Monday, December 27, 2004

I Shot a Man in Reno, Just to Watch Him Die

So other than the dog almost dying, again, Christmas was good. I didn't receive a lot, but I did get to watch my nephews tear in to their chaches, and we did get a few things for the impending Spawn of Brian. But I did receive a couple of things I had really wanted: An Oregon knit cap, some pilsner glasses and a pair of Thistle-style Single Malt Scotch nosing glasses. But from the title, I'm sure you've ascertained that the gift I'll be talking about today is this one:

Now, I'm not the biggest country music fan -- growing up in Southern Idaho and Southern Oregon, most of the country music fans my age were the kids who had no tolerance for anyone not exactly like them, and I got a lot of grief from them. So I had a built-in animosity towards the genre for a long time. That's changed a bit, but I'm still not an enthusiastic listener.

Except when it comes to Johnny Cash. I cannot get enough of the man's music, though up until now I didn't OWN any of it (not that I was buying other music instead -- it's just not high on the budgetary priority list). But this year The Feared Redhead arranged for Santa to leave this CD in my stocking.

So what is it about Johnny Cash that makes me love his music so much? Let's ignore for a moment (as difficult as it may be) the fact that he is the baddest, coolest man ever to sing on a stage. Let's set aside the fact that when he sings of suffering and the Blues, he knows of what he speaks, having grown up the poor son of a sharecropper. Let's even discount, for the sake of discussing deeper things, that gravelly, crack of doom voice, the self-deprecating humor, or the passionate love for June that made all his love songs work so well.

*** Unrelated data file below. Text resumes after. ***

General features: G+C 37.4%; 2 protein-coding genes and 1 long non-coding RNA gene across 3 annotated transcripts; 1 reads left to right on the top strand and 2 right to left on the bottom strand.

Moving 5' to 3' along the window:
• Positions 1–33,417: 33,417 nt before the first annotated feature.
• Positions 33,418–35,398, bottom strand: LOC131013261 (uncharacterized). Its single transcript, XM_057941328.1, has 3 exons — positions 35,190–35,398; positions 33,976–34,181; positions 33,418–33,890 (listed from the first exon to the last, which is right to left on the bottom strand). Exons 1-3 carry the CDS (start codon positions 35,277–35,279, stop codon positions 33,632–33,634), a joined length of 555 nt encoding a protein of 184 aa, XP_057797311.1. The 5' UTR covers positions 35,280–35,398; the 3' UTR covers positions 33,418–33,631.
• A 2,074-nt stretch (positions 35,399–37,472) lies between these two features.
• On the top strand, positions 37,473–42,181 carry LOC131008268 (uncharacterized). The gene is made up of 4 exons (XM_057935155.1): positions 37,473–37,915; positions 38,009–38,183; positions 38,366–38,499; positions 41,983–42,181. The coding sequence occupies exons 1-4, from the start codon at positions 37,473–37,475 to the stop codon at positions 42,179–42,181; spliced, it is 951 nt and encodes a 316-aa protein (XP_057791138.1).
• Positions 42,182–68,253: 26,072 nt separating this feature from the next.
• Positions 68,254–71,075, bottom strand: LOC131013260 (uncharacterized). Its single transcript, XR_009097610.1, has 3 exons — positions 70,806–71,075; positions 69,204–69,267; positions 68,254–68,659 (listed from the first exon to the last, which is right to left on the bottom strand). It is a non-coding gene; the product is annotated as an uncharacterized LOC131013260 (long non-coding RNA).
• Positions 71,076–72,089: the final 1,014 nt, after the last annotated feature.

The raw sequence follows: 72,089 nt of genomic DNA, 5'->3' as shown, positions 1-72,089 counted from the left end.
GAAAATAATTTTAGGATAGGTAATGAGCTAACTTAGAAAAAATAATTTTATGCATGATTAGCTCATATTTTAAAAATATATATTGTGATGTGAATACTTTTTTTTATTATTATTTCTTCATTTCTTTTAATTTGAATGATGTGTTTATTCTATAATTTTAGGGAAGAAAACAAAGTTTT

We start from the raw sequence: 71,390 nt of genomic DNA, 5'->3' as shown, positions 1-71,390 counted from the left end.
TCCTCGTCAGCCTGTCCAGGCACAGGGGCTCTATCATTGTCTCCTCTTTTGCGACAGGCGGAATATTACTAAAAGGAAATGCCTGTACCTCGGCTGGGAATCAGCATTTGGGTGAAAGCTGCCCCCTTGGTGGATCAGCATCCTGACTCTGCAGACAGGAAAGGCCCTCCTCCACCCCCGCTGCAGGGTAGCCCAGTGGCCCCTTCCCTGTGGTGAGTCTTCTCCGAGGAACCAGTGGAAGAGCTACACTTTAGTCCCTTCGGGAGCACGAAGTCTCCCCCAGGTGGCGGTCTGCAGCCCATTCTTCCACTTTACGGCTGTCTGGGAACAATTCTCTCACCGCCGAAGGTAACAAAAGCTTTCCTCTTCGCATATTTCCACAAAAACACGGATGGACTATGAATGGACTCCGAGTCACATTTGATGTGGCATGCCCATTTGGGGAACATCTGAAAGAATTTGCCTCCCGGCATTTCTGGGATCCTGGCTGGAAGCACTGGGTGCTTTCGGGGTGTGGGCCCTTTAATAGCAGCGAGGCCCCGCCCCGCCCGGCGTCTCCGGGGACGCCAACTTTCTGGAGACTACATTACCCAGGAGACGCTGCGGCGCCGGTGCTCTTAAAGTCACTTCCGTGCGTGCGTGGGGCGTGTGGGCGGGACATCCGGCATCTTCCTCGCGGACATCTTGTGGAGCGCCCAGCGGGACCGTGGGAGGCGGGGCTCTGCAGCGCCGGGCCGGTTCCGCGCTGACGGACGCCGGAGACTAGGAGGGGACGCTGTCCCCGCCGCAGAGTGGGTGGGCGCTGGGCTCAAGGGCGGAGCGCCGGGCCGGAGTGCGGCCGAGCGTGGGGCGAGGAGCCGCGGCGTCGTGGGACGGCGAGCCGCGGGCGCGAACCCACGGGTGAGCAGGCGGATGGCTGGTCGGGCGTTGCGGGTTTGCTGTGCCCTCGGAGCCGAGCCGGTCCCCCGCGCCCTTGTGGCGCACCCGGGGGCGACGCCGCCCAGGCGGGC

The thing about Johnny Cash that endears him and his music to me is the interplay of sin and grace that was the pattern of his life. This was a man who made some serious mistakes in his life, who struggled mightily with addiction, who was anythng BUT the quintessence of Godly living.

And yet, despite all that, he was, at his core, a man of faith. He believed deeply in God and in the power of His grace to forgive, and I honestly believe that is what kept Johnny going. I don't think he was proud of the things he did wrong, but he knew he was forgiven when he repented for them. And in the end, I honestly believe Johnny Cash went home to be with the Lord.

And that gives me hope. while I've not live a life a quarter as hard as Johnny's, my own Christian walk is less than exemplary. I make mistakes -- no, I sin. Frequently. Sometimes egegiously. But when I do, and am faced with what I've done, I honestly repent and sincerely rely on God's grace to not only forgive, but to help me avoid the same mistakes again. I think Johnny Cash would know what I mean.

And so, this Christmas, the season of Grace, I received a CD of music from a man who truly appreciated the meaning of Grace. Thanks for the Encouragement, Johnny. I walk the line too.

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